When Russia-fearing Polish leaders ostentatiously offered all their Soviet-era MiG 29 “Fulcrum” fighter aircraft to Ukraine, their idea was to simply fly them to Ramstein Air Base in Germany; they had not consulted with NATO or the U.S.A. Ramstein is held jointly by the U.S.A. and by NATO, and for the Polish Air Force’s 28 Fulcrums to simply land there seems designed to embarrass the U.S.A., NATO, and Germany while enraging Putin. If the U.S.A. made up the loss with F-16s for Poland, the right-wing government there would have a much stronger air force, and Ukraine would have additional fighter jets that its pilots already know well. Thus, there would be even more pressure for Biden to institute a “no-fly zone” over war-torn Ukraine.
This aggressive move by Russia-hating Poland to trade its fleet of Soviet-era jets for use in Ukraine was an offer Biden and Secretary of State Antony Blinken wisely, if sadly, rejected at the time.
Ramstein Airbase isn’t actually German, although it is located in our NATO ally Germany’s Rhineland-Pfalz state near Kaiserslautern. In 1973, my partner and I rented a flat in the Kaiserslautern region near Ramstein while I taught American GIs Western Civilization classes for the University of Maryland. The 3,500-acre U.S. military installation includes several NATO command centers, including NATO headquarters for the Allied Air Forces Central Europe.
Driving around the expansive airbase back then, with its hospitals and bowling alleys and shopping centers for GIs and their dependents, felt like mid-century America catapulted into central Europe. In the 1970s, West Germans quite liked Americans and appreciated the U.S. Air Force presence as a shield against an earlier version of a nationalistic Russia in the Soviet era, with Brezhnev in charge. The Cold War raged, so to speak, and there were strong memories then of the Soviet crackdowns on Czechoslovakia in 1968 when their tanks rolled back into Prague, Hungary in 1956, and their ill-fated attack on Afghanistan.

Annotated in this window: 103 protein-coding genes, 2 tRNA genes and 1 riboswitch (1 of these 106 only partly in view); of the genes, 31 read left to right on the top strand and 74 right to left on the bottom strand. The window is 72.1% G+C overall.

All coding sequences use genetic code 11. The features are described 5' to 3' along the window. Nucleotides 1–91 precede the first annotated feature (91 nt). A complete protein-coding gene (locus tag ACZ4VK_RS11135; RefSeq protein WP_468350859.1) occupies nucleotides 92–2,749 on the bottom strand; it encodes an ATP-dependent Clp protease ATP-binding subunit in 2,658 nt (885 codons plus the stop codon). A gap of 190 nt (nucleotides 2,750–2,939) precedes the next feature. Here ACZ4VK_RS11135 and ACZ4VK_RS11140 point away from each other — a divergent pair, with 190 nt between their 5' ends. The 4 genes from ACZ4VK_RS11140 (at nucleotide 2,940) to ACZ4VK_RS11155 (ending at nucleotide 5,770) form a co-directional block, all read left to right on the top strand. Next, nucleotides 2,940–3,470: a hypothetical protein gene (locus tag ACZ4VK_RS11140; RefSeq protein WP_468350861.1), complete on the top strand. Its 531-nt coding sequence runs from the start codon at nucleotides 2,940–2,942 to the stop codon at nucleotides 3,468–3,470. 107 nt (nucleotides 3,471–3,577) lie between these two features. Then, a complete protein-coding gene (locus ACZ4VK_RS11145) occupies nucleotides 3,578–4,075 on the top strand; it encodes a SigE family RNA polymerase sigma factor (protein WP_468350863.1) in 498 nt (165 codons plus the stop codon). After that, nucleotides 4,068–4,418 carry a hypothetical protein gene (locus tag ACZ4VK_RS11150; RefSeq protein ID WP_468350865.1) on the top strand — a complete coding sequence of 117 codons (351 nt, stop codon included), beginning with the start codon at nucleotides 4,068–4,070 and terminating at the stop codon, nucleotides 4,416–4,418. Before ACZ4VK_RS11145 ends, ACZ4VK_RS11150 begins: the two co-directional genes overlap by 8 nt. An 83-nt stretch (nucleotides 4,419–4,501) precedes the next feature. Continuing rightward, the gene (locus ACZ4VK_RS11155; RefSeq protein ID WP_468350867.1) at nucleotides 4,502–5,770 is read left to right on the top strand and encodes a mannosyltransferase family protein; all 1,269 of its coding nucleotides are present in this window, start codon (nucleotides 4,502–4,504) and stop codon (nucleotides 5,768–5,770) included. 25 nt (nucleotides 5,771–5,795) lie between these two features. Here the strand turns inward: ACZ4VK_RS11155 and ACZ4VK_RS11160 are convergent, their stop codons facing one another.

These 1970s could also be termed the First Cold War between the U.S.A. and Russia. As NATO’s leading ally, we’re now mired in a Second Cold War, with our western Ukrainian proxies directly battling the vicious Russian aggressors.
When new German Chancellor Olaf Scholz quickly stated that these Polish MiGs certainly would not be landing at Ramstein AB, he merely asserted German sovereignty over German land, but he also shrewdly chose not to confront Putin any more directly. Just a few days earlier, Germany had made their historic decision to spend much more on military development, including more offensive weapons systems like Lockheed’s expensive F-35C jet. Though a NATO member since 1955, Germany’s defense budget has always been incredibly low at less than 1.5 percent of GDP. As the humiliated loser in World War II, all the Western “Allies” wanted Germany basically demilitarized. Recently, many NATO members mocked Germany for its weak offer of “5,000 helmets” to suffering Ukraine, but the truth is that Germany has been militarily quite weak since 1945 because the western Allies wanted its armies defanged. The U.S.A. spends about 3.3 percent of a vastly larger GDP on military stuff — $680 billion per year.
I believe Scholz’s decision is a mistake and the eventual reemergence of Germany as a central European military power will result in more friction and eventual combat, just as we’ve seen a newly obdurate Ukraine battling with the invading Russians.